Typical RF Signal Generator Feature List
- AM, FM, & Pulse Modulation
- High Amplitude Resolution
- Dual Channels
- Reference Input & Output
- Factory Amplitude Calibrations
- Frequency & Amplitude Hop Tables
- Wide Frequency Range
- High Frequency Resolution
- Frequency Sweeping
- Low Harmonic Distortion
- LO Signal Generation
- Wide Operating Temperature
- Low Phase Noise
- Pulsed FMCW Chirp Signals
- High RF Output Power
- RF Phase Adjustable
- High RF Port to Port Isolation
- Signal Generation
- Multiple Concurrent Signal Modulations
- GUI Software Source Code Provided
- Trigger Input
- UART Control
- Upconversion & Downconversion
- USB Control
- Phase Locked Loop
RF Signal Generator Frequently Asked Questions
How does an RF generator work?
An RF Generator creates radio frequency signals using high speed voltage controlled oscillator (VCO) circuits combined inside a phase locked loop (PLL). The VCO oscillates and makes an RF signal that is tuned in frequency by a control voltage. A VCO will drift in frequency and have significant noise called phase noise if it is not nicely controlled. This is the job of the PLL. The PLL is a control system that measures the phase (and frequency) of the VCO while concurrently adjusting the voltage of the VCO so that frequency stability is achieved. The frequency stability is determined by the reference frequency (Fref), which usually comes from a lower frequency crystal based oscillator.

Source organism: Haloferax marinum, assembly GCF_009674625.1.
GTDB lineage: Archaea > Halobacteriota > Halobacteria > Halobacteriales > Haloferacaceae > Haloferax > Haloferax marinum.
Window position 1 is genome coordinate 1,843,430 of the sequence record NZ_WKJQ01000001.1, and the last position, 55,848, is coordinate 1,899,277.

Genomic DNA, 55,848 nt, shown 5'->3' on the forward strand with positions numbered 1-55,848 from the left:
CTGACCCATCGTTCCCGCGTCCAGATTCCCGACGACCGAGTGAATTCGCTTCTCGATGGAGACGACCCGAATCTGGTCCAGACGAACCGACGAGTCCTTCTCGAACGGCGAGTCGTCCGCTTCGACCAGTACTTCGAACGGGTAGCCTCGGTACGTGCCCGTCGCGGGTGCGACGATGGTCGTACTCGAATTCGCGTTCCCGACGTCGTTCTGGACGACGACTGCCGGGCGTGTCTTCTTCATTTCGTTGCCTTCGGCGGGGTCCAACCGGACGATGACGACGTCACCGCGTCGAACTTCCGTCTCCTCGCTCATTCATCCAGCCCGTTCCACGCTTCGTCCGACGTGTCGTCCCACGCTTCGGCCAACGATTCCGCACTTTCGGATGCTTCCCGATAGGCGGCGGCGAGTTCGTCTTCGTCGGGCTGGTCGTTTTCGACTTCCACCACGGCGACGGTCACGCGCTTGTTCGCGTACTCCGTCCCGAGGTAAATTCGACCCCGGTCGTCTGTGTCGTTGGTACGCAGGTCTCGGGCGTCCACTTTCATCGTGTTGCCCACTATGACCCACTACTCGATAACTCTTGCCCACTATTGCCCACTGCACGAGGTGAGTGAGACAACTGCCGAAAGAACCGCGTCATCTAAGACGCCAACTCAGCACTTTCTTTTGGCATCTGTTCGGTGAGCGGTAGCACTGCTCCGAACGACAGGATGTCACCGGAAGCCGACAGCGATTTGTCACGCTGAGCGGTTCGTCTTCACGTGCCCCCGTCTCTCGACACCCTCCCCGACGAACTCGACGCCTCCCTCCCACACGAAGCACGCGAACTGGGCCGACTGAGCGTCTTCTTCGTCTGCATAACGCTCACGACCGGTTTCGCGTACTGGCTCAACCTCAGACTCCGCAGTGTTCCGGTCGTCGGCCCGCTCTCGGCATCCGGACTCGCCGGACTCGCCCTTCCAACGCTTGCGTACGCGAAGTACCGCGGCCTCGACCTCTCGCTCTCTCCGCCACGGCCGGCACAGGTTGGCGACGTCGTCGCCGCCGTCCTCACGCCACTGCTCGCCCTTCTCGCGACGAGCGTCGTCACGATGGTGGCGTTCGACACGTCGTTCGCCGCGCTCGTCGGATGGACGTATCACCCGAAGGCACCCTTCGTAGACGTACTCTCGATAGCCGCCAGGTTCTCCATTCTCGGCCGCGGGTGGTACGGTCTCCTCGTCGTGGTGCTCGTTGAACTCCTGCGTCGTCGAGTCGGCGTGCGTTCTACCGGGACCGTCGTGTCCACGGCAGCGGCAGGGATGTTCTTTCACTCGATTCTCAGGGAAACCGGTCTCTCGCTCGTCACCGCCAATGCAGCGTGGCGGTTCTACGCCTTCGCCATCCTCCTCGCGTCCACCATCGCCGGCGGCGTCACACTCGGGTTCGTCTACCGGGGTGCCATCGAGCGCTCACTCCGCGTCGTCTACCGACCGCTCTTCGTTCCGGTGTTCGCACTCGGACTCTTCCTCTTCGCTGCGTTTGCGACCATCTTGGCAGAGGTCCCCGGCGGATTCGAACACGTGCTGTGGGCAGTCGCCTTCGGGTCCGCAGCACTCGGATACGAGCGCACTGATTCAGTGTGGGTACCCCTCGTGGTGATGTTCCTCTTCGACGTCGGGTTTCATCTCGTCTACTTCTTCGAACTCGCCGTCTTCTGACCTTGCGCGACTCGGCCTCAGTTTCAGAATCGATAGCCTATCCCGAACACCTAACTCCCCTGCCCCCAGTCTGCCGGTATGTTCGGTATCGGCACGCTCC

What is an AF and RF signal?
RF stands for Radio Frequency, which is a signal that propagates through the electromagnetic field around us. AF stands for Audio Frequency which propagates through the air molecules around us. Audio frequency refers generally to the frequency band that our ears can hear which is usually considered 20 Hz through 20,000 Hz. The RF frequency band is generally considered to be 3,000 Hz up to 300 GHz (300 with nine zeros). While 3 KHz up to 20 KHz is considered part of the audio frequency band, it can also be carried in the electromagnetic field and transmitted as RF! This usually requires a very long antenna. In both cases AF and RF can, of course, be carried on a wire.
What is the basic difference between AF signal generator & RF signal generator?
An AF Signal Generator is a low frequency generator and an RF Signal Generator generates much higher frequencies. While circuits in an AF Generator can be somewhat complex, RF Signal Generators can be very complex.
What are the different types of signal generator?
There are a few different types of signal generators.
- PLL based RF Signal Generator. These cover very large frequency ranges and have been discussed above.
- DDS based Signal Generators. These are Direct Digitally Synthesized devices that can be very clean and agile. Unfortunately they can become cost prohibitive much above 1GHz and use quite a bit of current.
- Arbitrary Waveform Generators. These can generate very complicated signals across the RF spectrum. They can be expensive and require expertise to operate. Usually the consist of a baseband
- IQ modulator combined with a radio up-converter.
Waveform Generator. These devices frequency ranges usually cover 20Hz to many Megahertz, are lower cost and will usually create time domain waveforms in the shape of sinusoids, square waves, triangles and saw tooth waveforms.
Is RF AC or DC?
RF is AC, or Alternating Current. It usually has a periodicity, which means its voltage and current cycle (alternate) at or around particular frequency. DC, or Direct Current has no variation, or at lease has no periodicity. DC usually refers to a specific voltage, such as the 1.5Vdc that comes from a traditional alkaline AA battery.